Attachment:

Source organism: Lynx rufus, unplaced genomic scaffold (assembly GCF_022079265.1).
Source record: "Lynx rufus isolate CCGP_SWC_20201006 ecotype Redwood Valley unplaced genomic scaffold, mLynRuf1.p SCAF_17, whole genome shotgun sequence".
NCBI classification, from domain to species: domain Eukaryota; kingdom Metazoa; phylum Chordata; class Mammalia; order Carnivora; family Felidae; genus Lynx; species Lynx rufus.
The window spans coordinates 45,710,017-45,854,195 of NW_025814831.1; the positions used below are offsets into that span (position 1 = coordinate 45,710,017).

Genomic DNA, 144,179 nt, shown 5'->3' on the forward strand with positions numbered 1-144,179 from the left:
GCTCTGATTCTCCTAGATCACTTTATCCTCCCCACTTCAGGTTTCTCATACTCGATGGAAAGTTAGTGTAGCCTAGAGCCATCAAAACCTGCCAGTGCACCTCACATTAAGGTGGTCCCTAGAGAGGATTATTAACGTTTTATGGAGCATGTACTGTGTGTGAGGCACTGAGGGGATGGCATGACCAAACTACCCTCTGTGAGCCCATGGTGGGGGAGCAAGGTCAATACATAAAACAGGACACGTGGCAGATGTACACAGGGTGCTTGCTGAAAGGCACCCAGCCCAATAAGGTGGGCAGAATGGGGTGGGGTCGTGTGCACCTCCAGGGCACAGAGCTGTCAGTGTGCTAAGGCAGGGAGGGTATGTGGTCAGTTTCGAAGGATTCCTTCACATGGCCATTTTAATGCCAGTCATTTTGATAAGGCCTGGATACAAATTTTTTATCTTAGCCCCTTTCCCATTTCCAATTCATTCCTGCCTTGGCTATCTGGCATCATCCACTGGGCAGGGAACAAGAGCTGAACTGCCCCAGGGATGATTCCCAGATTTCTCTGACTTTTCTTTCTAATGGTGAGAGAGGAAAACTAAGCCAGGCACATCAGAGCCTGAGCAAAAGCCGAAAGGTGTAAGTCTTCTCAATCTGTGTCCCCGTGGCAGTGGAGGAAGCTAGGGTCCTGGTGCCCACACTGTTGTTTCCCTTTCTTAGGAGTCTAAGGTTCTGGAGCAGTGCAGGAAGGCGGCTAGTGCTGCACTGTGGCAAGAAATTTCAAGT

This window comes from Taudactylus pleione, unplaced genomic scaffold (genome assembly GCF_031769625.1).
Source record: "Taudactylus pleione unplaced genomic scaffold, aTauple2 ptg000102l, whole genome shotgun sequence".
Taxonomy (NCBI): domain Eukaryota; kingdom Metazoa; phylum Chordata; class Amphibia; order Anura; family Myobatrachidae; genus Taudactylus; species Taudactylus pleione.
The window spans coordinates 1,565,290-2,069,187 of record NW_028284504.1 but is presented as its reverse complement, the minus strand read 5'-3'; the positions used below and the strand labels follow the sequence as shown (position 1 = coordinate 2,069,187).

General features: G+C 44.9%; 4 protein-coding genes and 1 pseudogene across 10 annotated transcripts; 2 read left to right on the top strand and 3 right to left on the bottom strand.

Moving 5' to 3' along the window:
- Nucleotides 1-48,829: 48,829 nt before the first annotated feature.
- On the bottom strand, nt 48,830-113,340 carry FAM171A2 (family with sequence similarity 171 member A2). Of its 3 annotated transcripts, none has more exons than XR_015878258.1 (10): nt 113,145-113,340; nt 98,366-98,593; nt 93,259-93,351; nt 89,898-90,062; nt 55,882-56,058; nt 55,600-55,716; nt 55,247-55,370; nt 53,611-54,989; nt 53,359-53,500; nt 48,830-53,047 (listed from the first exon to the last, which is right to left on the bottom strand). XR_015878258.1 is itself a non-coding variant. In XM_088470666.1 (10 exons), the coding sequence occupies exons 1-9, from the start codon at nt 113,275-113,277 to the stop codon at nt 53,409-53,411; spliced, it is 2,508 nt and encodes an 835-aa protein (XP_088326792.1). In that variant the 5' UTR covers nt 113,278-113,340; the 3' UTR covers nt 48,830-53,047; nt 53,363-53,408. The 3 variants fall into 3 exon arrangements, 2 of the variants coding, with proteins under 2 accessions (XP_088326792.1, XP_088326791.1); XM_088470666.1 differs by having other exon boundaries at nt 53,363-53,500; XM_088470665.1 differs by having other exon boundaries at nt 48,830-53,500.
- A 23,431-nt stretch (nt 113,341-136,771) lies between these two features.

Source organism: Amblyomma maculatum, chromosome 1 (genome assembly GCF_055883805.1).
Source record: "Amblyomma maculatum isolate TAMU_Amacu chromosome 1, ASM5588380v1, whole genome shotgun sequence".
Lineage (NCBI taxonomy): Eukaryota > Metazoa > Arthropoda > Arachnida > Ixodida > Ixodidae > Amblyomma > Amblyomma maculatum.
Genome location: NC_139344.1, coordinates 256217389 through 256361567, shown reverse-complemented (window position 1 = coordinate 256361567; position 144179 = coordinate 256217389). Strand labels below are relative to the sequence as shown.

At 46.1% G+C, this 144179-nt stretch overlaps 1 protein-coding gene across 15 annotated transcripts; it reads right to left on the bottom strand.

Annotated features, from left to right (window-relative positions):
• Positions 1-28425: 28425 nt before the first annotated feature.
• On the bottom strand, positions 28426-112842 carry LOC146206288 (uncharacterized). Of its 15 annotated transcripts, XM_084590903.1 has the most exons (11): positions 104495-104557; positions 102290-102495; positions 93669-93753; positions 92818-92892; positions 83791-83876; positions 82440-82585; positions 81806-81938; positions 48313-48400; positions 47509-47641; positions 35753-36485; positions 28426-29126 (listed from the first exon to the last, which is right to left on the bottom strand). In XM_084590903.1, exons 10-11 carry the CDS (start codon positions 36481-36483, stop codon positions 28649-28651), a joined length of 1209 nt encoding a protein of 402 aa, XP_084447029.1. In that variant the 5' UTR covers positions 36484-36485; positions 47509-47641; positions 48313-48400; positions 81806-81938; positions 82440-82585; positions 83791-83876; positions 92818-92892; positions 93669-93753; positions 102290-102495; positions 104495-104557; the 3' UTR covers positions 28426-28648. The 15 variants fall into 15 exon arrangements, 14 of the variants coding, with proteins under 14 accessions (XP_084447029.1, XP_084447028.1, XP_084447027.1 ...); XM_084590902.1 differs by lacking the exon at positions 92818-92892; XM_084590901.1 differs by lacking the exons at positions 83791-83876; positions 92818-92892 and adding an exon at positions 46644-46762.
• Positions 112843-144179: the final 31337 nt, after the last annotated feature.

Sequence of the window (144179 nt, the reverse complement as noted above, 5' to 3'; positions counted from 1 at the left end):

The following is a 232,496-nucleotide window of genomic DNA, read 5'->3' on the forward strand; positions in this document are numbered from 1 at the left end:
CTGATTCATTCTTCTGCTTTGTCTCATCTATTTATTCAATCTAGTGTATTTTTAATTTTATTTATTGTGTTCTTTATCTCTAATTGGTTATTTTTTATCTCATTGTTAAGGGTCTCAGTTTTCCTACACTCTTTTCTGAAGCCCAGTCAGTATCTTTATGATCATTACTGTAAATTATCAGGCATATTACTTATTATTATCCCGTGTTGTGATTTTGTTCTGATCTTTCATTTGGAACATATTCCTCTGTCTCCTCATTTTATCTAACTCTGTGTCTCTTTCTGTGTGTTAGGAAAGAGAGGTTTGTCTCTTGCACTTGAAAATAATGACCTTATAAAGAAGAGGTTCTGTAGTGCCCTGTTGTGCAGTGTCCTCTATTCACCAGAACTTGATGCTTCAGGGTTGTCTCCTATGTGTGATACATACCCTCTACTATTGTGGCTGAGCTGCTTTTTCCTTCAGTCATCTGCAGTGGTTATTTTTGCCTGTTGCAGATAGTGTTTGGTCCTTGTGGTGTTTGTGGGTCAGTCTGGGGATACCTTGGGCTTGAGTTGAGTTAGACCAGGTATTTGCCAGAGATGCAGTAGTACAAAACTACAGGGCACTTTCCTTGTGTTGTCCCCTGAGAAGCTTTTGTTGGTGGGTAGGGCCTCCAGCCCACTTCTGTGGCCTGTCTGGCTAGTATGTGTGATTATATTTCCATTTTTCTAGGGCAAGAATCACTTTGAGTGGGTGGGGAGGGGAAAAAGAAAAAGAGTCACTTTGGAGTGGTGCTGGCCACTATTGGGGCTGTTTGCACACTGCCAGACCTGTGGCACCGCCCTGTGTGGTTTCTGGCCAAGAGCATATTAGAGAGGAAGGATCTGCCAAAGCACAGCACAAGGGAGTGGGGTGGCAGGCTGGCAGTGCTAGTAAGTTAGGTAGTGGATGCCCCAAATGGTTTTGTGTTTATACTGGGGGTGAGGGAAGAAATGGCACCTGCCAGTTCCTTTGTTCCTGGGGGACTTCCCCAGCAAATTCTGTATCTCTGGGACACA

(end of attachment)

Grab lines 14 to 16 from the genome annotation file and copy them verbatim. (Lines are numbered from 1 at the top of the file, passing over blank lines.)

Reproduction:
- On the bottom strand, nt 48,830-113,340 carry FAM171A2 (family with sequence similarity 171 member A2). Of its 3 annotated transcripts, none has more exons than XR_015878258.1 (10): nt 113,145-113,340; nt 98,366-98,593; nt 93,259-93,351; nt 89,898-90,062; nt 55,882-56,058; nt 55,600-55,716; nt 55,247-55,370; nt 53,611-54,989; nt 53,359-53,500; nt 48,830-53,047 (listed from the first exon to the last, which is right to left on the bottom strand). XR_015878258.1 is itself a non-coding variant. In XM_088470666.1 (10 exons), the coding sequence occupies exons 1-9, from the start codon at nt 113,275-113,277 to the stop codon at nt 53,409-53,411; spliced, it is 2,508 nt and encodes an 835-aa protein (XP_088326792.1). In that variant the 5' UTR covers nt 113,278-113,340; the 3' UTR covers nt 48,830-53,047; nt 53,363-53,408. The 3 variants fall into 3 exon arrangements, 2 of the variants coding, with proteins under 2 accessions (XP_088326792.1, XP_088326791.1); XM_088470666.1 differs by having other exon boundaries at nt 53,363-53,500; XM_088470665.1 differs by having other exon boundaries at nt 48,830-53,500.
- A 23,431-nt stretch (nt 113,341-136,771) lies between these two features.

Source organism: Amblyomma maculatum, chromosome 1 (genome assembly GCF_055883805.1).